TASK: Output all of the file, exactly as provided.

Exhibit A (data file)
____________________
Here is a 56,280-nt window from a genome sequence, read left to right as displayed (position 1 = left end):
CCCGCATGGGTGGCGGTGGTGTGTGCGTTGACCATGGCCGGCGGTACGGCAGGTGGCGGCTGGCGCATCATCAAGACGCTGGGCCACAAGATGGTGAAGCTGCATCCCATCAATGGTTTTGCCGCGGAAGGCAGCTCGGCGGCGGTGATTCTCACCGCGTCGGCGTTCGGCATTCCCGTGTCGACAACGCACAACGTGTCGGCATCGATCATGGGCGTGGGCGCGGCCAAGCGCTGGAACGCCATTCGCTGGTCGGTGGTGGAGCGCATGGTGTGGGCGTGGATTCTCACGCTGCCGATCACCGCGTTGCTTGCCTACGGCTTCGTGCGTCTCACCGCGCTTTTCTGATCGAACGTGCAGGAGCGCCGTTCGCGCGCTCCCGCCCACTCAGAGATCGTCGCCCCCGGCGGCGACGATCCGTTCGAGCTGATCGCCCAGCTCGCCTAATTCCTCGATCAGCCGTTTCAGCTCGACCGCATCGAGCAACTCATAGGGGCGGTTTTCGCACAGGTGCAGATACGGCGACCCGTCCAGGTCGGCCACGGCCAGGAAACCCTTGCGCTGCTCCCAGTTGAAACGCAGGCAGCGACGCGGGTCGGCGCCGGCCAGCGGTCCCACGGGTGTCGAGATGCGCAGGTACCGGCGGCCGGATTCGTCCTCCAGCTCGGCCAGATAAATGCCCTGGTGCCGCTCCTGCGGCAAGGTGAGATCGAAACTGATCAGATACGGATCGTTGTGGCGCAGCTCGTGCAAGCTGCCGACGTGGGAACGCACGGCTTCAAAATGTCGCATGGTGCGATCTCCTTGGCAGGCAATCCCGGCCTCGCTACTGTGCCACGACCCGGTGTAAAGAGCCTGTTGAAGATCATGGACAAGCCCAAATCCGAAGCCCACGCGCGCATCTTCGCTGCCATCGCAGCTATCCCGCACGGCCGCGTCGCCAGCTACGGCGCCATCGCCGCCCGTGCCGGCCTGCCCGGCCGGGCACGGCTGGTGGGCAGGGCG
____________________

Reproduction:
Here is a 56,280-nt window from a genome sequence, read left to right as displayed (position 1 = left end):
CCCGCATGGGTGGCGGTGGTGTGTGCGTTGACCATGGCCGGCGGTACGGCAGGTGGCGGCTGGCGCATCATCAAGACGCTGGGCCACAAGATGGTGAAGCTGCATCCCATCAATGGTTTTGCCGCGGAAGGCAGCTCGGCGGCGGTGATTCTCACCGCGTCGGCGTTCGGCATTCCCGTGTCGACAACGCACAACGTGTCGGCATCGATCATGGGCGTGGGCGCGGCCAAGCGCTGGAACGCCATTCGCTGGTCGGTGGTGGAGCGCATGGTGTGGGCGTGGATTCTCACGCTGCCGATCACCGCGTTGCTTGCCTACGGCTTCGTGCGTCTCACCGCGCTTTTCTGATCGAACGTGCAGGAGCGCCGTTCGCGCGCTCCCGCCCACTCAGAGATCGTCGCCCCCGGCGGCGACGATCCGTTCGAGCTGATCGCCCAGCTCGCCTAATTCCTCGATCAGCCGTTTCAGCTCGACCGCATCGAGCAACTCATAGGGGCGGTTTTCGCACAGGTGCAGATACGGCGACCCGTCCAGGTCGGCCACGGCCAGGAAACCCTTGCGCTGCTCCCAGTTGAAACGCAGGCAGCGACGCGGGTCGGCGCCGGCCAGCGGTCCCACGGGTGTCGAGATGCGCAGGTACCGGCGGCCGGATTCGTCCTCCAGCTCGGCCAGATAAATGCCCTGGTGCCGCTCCTGCGGCAAGGTGAGATCGAAACTGATCAGATACGGATCGTTGTGGCGCAGCTCGTGCAAGCTGCCGACGTGGGAACGCACGGCTTCAAAATGTCGCATGGTGCGATCTCCTTGGCAGGCAATCCCGGCCTCGCTACTGTGCCACGACCCGGTGTAAAGAGCCTGTTGAAGATCATGGACAAGCCCAAATCCGAAGCCCACGCGCGCATCTTCGCTGCCATCGCAGCTATCCCGCACGGCCGCGTCGCCAGCTACGGCGCCATCGCCGCCCGTGCCGGCCTGCCCGGCCGGGCACGGCTGGTGGGCAGGGCG